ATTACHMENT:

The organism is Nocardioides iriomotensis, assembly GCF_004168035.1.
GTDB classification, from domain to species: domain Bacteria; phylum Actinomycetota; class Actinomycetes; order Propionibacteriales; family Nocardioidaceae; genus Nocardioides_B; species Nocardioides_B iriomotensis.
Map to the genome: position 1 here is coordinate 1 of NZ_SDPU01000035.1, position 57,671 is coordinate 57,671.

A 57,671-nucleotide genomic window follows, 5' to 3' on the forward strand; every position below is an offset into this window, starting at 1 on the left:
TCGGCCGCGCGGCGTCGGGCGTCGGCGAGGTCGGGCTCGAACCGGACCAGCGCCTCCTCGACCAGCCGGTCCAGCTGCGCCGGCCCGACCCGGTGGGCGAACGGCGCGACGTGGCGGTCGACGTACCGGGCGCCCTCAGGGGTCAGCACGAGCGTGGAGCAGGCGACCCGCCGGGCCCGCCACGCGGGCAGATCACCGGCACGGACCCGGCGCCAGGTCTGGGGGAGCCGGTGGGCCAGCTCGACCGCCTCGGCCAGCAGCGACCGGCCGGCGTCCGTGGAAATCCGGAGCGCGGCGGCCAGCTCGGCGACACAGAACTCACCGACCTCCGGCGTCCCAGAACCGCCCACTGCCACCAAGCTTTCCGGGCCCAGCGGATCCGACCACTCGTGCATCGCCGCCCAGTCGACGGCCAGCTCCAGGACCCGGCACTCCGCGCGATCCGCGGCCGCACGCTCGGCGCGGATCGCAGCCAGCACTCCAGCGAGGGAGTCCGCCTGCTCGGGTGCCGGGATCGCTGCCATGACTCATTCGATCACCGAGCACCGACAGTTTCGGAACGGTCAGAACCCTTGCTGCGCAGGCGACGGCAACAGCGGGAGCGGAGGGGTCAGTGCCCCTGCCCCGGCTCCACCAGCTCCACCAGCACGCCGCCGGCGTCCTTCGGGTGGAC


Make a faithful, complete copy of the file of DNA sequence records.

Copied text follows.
The organism is Nocardioides iriomotensis, assembly GCF_004168035.1.
GTDB classification, from domain to species: domain Bacteria; phylum Actinomycetota; class Actinomycetes; order Propionibacteriales; family Nocardioidaceae; genus Nocardioides_B; species Nocardioides_B iriomotensis.
Map to the genome: position 1 here is coordinate 1 of NZ_SDPU01000035.1, position 57,671 is coordinate 57,671.

A 57,671-nucleotide genomic window follows, 5' to 3' on the forward strand; every position below is an offset into this window, starting at 1 on the left:
TCGGCCGCGCGGCGTCGGGCGTCGGCGAGGTCGGGCTCGAACCGGACCAGCGCCTCCTCGACCAGCCGGTCCAGCTGCGCCGGCCCGACCCGGTGGGCGAACGGCGCGACGTGGCGGTCGACGTACCGGGCGCCCTCAGGGGTCAGCACGAGCGTGGAGCAGGCGACCCGCCGGGCCCGCCACGCGGGCAGATCACCGGCACGGACCCGGCGCCAGGTCTGGGGGAGCCGGTGGGCCAGCTCGACCGCCTCGGCCAGCAGCGACCGGCCGGCGTCCGTGGAAATCCGGAGCGCGGCGGCCAGCTCGGCGACACAGAACTCACCGACCTCCGGCGTCCCAGAACCGCCCACTGCCACCAAGCTTTCCGGGCCCAGCGGATCCGACCACTCGTGCATCGCCGCCCAGTCGACGGCCAGCTCCAGGACCCGGCACTCCGCGCGATCCGCGGCCGCACGCTCGGCGCGGATCGCAGCCAGCACTCCAGCGAGGGAGTCCGCCTGCTCGGGTGCCGGGATCGCTGCCATGACTCATTCGATCACCGAGCACCGACAGTTTCGGAACGGTCAGAACCCTTGCTGCGCAGGCGACGGCAACAGCGGGAGCGGAGGGGTCAGTGCCCCTGCCCCGGCTCCACCAGCTCCACCAGCACGCCGCCGGCGTCCTTCGGGTGGAC